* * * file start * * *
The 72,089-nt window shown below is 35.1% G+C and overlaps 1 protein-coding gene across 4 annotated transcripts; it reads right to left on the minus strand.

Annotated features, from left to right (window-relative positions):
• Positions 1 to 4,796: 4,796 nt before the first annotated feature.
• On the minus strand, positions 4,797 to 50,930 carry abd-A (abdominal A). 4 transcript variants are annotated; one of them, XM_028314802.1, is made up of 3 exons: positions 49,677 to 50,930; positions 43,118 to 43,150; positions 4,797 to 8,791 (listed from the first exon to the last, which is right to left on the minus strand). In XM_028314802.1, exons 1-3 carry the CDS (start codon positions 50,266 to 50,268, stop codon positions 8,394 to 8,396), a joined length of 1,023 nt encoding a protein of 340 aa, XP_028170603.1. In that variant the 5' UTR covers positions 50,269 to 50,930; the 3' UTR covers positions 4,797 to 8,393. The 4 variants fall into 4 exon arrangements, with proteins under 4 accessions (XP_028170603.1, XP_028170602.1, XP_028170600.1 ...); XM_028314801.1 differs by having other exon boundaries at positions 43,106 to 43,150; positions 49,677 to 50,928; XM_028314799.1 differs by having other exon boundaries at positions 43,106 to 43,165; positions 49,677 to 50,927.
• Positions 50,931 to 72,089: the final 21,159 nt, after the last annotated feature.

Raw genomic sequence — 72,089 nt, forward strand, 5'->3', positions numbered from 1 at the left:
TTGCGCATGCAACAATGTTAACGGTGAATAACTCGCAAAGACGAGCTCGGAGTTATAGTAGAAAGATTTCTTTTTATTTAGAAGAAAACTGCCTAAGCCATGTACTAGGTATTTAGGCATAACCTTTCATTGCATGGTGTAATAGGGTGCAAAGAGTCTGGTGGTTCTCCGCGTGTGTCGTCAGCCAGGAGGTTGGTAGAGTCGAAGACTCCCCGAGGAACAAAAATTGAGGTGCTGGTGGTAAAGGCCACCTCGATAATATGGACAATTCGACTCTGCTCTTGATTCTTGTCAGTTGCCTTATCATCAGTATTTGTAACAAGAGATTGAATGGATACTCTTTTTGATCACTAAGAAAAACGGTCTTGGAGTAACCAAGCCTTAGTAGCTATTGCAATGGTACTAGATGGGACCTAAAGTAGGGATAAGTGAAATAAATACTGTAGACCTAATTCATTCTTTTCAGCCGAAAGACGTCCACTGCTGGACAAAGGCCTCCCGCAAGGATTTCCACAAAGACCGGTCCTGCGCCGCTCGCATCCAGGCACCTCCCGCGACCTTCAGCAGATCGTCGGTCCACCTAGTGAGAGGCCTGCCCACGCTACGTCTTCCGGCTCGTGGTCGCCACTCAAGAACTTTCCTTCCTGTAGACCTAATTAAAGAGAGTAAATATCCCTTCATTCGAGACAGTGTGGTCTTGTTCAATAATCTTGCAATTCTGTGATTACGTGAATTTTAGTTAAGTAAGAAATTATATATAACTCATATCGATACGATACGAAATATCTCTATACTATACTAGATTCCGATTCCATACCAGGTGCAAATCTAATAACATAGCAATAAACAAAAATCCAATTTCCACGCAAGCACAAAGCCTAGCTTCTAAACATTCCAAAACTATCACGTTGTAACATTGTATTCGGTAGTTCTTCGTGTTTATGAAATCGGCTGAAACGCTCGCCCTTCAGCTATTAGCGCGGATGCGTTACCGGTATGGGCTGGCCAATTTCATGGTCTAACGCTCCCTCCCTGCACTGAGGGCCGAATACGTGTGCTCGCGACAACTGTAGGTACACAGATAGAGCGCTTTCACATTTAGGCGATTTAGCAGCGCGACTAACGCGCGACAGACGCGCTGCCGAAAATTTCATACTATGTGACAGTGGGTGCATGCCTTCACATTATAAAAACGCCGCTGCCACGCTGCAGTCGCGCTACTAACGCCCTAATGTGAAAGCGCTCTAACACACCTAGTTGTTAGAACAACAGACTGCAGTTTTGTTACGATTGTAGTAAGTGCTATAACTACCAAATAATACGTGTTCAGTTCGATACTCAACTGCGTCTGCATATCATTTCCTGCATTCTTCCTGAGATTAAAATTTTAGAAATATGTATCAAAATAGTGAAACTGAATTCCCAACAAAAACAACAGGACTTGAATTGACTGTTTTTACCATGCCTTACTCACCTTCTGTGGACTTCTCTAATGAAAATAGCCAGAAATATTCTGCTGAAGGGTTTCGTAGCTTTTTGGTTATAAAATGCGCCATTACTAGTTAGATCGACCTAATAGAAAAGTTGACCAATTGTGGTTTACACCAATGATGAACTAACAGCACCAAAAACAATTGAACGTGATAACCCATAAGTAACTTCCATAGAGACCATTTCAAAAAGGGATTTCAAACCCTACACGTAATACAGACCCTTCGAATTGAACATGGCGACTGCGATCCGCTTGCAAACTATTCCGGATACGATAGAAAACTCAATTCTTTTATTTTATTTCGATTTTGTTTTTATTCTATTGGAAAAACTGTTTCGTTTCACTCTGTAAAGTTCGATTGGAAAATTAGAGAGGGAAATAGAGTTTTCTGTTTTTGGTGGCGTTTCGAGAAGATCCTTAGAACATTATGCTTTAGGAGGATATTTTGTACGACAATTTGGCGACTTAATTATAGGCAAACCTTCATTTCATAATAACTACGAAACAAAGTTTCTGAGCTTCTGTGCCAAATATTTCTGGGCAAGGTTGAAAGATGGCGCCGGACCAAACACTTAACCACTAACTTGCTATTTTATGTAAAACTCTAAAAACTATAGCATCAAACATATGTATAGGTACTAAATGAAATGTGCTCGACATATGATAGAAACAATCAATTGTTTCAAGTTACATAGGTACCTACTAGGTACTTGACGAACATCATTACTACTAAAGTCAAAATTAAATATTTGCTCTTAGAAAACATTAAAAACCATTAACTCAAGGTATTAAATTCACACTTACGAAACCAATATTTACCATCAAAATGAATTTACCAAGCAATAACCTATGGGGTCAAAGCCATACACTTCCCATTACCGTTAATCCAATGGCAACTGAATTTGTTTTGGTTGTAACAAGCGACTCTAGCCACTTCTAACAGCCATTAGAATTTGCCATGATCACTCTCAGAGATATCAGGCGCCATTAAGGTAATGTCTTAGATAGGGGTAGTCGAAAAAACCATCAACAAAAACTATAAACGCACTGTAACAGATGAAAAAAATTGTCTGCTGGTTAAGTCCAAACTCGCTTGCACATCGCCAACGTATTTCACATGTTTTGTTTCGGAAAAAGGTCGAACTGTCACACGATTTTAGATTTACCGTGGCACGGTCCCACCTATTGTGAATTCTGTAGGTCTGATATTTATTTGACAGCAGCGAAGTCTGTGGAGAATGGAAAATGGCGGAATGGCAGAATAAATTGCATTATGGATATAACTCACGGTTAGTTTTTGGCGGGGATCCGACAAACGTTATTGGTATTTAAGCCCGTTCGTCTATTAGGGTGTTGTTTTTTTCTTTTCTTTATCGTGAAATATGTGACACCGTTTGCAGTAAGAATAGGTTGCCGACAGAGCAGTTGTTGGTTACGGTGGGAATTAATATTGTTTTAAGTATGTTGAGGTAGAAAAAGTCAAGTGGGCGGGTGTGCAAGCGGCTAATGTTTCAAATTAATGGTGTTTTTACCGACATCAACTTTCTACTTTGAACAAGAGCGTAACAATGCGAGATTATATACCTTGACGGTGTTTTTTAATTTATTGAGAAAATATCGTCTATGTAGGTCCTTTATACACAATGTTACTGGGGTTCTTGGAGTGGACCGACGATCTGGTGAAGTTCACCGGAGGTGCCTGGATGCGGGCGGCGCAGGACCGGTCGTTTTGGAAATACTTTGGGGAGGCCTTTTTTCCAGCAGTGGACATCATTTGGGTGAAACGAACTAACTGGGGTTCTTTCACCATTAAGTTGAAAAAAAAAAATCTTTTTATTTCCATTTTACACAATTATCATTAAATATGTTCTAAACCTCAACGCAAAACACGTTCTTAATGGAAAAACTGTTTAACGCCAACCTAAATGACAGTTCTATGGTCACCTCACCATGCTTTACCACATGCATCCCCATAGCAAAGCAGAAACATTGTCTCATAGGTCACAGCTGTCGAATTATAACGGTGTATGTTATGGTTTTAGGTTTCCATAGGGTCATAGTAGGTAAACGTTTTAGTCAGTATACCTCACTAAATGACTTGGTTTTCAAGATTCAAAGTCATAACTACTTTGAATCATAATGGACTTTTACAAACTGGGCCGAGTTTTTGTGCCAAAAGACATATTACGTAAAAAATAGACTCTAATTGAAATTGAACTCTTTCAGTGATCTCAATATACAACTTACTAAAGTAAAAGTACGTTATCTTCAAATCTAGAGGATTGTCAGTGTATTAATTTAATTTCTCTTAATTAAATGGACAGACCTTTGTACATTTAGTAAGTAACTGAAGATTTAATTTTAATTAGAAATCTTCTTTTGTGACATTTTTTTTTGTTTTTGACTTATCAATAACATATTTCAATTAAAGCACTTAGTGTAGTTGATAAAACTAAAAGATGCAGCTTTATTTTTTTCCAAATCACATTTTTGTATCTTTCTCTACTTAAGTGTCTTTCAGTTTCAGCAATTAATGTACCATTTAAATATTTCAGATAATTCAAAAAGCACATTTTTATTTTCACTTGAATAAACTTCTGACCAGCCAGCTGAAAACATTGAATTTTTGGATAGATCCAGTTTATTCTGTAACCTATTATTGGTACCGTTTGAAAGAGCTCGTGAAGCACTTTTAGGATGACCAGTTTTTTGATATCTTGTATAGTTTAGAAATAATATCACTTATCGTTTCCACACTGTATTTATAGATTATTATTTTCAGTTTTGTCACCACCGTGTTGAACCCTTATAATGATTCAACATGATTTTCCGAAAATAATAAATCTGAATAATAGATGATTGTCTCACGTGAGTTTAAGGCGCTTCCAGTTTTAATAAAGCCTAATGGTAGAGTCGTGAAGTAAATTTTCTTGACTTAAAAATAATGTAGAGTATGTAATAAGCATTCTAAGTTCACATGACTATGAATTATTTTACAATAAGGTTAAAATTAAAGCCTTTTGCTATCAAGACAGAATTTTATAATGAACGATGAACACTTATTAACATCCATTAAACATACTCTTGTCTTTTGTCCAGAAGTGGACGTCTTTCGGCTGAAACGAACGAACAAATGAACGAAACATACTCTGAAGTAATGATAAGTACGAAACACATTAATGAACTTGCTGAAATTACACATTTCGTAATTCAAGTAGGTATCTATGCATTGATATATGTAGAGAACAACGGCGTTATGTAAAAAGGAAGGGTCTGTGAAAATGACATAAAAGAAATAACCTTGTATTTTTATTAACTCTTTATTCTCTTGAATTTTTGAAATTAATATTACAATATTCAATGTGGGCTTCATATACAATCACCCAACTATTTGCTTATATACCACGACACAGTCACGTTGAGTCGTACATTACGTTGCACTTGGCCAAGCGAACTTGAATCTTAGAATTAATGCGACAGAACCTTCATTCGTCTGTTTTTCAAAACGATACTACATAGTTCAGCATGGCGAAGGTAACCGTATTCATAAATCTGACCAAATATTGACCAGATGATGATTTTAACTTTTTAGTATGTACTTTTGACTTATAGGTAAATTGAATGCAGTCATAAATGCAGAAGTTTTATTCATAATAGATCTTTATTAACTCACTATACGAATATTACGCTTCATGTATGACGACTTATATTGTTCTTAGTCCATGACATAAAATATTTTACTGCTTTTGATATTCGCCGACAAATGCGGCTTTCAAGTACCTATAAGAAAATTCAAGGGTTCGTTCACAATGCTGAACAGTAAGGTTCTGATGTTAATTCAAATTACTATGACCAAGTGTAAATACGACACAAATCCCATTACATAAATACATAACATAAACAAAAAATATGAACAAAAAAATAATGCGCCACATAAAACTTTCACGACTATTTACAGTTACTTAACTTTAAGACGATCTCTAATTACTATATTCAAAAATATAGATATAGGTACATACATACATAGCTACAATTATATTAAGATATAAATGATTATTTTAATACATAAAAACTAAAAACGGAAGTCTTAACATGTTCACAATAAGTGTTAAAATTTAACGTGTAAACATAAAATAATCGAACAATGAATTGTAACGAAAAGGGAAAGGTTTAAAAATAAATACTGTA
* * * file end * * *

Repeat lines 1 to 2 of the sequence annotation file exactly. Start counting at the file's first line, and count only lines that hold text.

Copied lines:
The 72,089-nt window shown below is 35.1% G+C and overlaps 1 protein-coding gene across 4 annotated transcripts; it reads right to left on the minus strand.

Annotated features, from left to right (window-relative positions):